The City of London Corporation has used s237 of the Town and Country Planning Act 1990 ('s.237') in order to facilitate the redevelopment of 22 Bishopsgate, which will become London's tallest skyscraper once completed.

Building London's tallest skyscraper, practically rubbing shoulders with 20 Fenchurch Street and 30 St Mary Axe, inevitably meant having to deal with actions arising from the interference with the rights to light of neighbouring properties.

The developers had identified multiple possible injunctions and so the mechanism under s237, allowing local authorities to move parties with a viable injunction to a position where only compensation would be payable, was a pivotal issue.

Although the property was acquired by the City of London Corporation by agreement, in order to use the s237 mechanism, the local authority needed to show that the reasons for acquiring the property were in line with the reasons required for a compulsory purchase, i.e.:

either

  1. the authority think that the acquisition will facilitate the carrying out of development/redevelopment or improvement on or in relation to the land;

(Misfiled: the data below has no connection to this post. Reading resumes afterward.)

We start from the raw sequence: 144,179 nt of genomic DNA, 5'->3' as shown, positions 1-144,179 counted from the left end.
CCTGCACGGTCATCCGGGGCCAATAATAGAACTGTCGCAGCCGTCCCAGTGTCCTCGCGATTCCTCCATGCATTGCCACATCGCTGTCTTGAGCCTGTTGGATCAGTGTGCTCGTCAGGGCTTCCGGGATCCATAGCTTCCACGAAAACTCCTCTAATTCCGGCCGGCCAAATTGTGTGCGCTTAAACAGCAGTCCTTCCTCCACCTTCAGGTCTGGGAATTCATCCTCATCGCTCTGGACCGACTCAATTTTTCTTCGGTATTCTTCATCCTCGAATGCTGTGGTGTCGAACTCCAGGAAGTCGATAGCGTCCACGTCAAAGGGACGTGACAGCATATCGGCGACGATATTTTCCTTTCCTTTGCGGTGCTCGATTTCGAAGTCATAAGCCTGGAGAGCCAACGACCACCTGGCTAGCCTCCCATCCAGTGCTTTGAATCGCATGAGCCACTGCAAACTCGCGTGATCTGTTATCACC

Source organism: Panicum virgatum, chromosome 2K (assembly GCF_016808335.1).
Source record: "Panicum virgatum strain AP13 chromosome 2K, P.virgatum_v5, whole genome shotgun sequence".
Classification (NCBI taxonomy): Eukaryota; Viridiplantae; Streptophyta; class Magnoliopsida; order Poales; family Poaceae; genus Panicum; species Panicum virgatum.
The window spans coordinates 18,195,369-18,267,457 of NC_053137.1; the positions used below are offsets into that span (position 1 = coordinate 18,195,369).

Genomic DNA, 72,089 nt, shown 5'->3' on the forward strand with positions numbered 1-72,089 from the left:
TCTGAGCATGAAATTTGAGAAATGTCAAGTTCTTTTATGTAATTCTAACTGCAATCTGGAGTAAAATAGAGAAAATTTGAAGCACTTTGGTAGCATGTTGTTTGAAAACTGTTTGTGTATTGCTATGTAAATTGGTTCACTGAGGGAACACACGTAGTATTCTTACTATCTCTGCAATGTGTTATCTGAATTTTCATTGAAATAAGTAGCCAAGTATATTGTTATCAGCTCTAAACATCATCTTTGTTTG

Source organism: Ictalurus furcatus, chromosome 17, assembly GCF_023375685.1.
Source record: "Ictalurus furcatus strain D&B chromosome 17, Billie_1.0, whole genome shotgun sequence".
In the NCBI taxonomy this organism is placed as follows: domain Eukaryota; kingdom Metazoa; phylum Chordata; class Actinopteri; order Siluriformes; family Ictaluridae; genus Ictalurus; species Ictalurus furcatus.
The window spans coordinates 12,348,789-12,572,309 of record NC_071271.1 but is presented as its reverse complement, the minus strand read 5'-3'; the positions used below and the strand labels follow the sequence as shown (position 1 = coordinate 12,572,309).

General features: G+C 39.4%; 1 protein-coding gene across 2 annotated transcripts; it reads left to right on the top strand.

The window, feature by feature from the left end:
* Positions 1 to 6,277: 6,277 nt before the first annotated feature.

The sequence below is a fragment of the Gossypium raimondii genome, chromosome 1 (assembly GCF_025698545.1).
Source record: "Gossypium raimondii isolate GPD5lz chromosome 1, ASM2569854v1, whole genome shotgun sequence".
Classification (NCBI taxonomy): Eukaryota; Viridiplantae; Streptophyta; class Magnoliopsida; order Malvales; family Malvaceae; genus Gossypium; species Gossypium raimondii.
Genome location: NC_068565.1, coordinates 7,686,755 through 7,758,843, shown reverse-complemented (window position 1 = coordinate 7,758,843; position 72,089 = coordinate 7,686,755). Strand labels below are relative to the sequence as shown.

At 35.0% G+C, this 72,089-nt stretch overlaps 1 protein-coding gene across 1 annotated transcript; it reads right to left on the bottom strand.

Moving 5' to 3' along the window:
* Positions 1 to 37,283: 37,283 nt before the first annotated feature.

or

  1. the land is required for a purpose which it is necessary to achieve in the interests of proper planning of an area in which the land is situated

and (in addition to one of a and b)

  1. that the development would contribute to or improve the economic, social or environmental well-being of their area.

As there may be claims for compensation brought against City of London Corporation for extinguishing such rights, the developer is required to indemnify the Corporation against such claims.

This is a high-profile example of the use of the mechanism under s237, expediting a development that would otherwise be unviable due to the potential for multiple parties to obtain injunctions.